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Some people don’t have a filter. You know how it goes. You’re out with somebody and they say something completely inappropriate. That doesn’t mean they meant the comment offensively—maybe they didn’t understand the unwritten rules.
Social media is similar, but there’s a difference. When you’re at a party with mixed company, the comment may be heard, but it isn’t immortalized on computer servers around the world.
Yes, everything said online, even after being deleted, is still part of the digital record. An individual is judged as an individual, but if the person is speaking on behalf of a business the results could be disastrous. (Think of LA Clippers owner, Donald Sterling)
Instead of turning this into a doom and gloom article, let’s take a different approach. Not that you would ever post any of these social media statuses, but just in case the thought enters your mind, here’s a list of what not to say on social media, especially if you’re a business owner.
“Hard Hitting” Images
Maybe you’re passionate about a cause like animal abuse or starvation in developing nations. As a business owner, your customers want to see you giving back by supporting an issue, but posting a picture of an abused animal or starving child isn’t appropriate. Remember that your audience is a mixture of children, parents, and those from other nations. Images create sometimes create strong, negative emotions even when meant in the most positive way.
The Hard Sell
People aren’t on social media to view ads. In fact, most people are turned off when they see a blunt call to action. Instead, advertise with images, coupons, humor, or information. You can get the point across without saying “Act now before it's too late.”
“You’re a bad person if you don’t…”
Call this the 21st century version of the chain letter. “If you want to see the abuse of women abolished in so and so country, share this status.” First, it’s negative, second, it’s likely to be perceived as judgmental, and third, there are better ways for a business to stand up for a cause.
Related: Facebook Mistakes Business Owners Make
“Play this game with me.”
You’re thinking, “Businesses REALLY do that?” Yes! If one of those businesses is you, save that for your personal page. Remember, a lot of people find those game requests annoying.
If you’re a church or a business that operates in the religious space, go for it, but for everybody else, be careful. People don’t generally have a problem with a business advertising as faith based but don’t make your customers uncomfortable online.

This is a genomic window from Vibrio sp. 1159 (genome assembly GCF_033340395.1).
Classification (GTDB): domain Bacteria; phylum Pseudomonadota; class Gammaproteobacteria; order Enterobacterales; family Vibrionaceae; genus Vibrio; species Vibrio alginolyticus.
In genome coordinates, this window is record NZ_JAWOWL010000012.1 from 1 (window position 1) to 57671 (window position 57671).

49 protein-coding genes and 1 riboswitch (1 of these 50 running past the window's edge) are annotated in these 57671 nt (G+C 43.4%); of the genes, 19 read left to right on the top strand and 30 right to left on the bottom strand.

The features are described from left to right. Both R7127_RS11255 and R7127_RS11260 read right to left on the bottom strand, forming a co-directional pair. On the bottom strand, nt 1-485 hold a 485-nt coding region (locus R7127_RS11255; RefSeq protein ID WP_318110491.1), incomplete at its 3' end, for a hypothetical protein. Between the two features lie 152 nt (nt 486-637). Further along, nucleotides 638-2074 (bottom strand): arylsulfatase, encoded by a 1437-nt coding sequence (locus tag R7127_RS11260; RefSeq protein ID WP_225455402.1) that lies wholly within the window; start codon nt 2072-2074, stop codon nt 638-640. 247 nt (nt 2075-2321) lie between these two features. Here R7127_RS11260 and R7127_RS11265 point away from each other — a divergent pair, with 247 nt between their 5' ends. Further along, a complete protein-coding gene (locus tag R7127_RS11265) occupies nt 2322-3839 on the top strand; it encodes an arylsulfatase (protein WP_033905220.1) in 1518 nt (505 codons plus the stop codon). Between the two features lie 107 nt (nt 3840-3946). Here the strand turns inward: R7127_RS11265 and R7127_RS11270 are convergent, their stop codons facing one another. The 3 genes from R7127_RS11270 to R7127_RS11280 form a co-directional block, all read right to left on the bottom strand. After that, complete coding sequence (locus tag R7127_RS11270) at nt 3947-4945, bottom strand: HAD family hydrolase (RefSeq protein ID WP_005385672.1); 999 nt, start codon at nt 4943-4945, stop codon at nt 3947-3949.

So you think that the government is hiding aliens, the president is spying on every move we make, and Congress is a bunch of deadbeats? Very few people would have a problem with you holding any political opinion you want. Their problem is when you talk about it…all the time. When you’re operating as a business, it’s generally best to play the part of the moderate. If you want to march on Washington, however, have at it.
Obscenity and Vulgarity
Again, yes, people do it. Even if you’re trying to create dramatic effect, use the family-friendly censored version. Even the classic “S$#%” makes you look bad.
Wouldn’t it be cool if you posted something that only your best customers would understand? In a word, “no.” You could take the other side and post something like, “say this phrase when you come in to receive a 10 percent discount,” but no inside jokes.
Rumors, Half-Truths, and Wives’ Tales
You own a business. As an owner you’re trying to build authority as somebody who deals in facts, research, and solid counsel. Posting that a home’s air filter harbors cancer-causing chemicals isn’t a good idea unless you’re in the air purifying business and you have scientific studies to prove it.
We know…you read somewhere that writing shocking headlines would get you more readers. (That’s also a half-truth.) If it’s not a fact, don’t say it, and if it is, don’t over dramatize.
Nothing says, “I slept through all of my formal education” like misspelled words, clearly incorrect grammar, and typos. If writing isn’t one of your strengths, let somebody else do it. (Hint: most words that end with an “s” don’t have an apostrophe.) That doesn’t mean that you should know everything there is to know about a past participle, but know when to use a comma.
The Internet is full of blogs that review every product on the market. As an expert, it’s ok to stand behind a product, but on the Internet, you’re likely to get more mileage if you post something about the best way to use a product, or a useful tip that users may not know about.
Saying that one product is good while another isn’t doesn’t set you apart from the hundreds of reviews already online about the product. Find ways to add value without using an overly negative tone.
Go ahead and post pictures of outstanding office staff members, but a constant barrage of you and/or your staff at a conference isn’t winning you any points with your audience.
We know that you’re not committing most of these faux pas. You understand that as a business owner, you have to stand out in the right ways by making your business an inviting place where everybody is welcomed.
Just in case you ever have the urge to throw a few four-letter words (the bad kind) into a status, you’ll remember reading this article.
© 2014 Attard Communications, Inc., DBA Business Know-How®. May not be reproduced, reprinted or redistributed without written permission.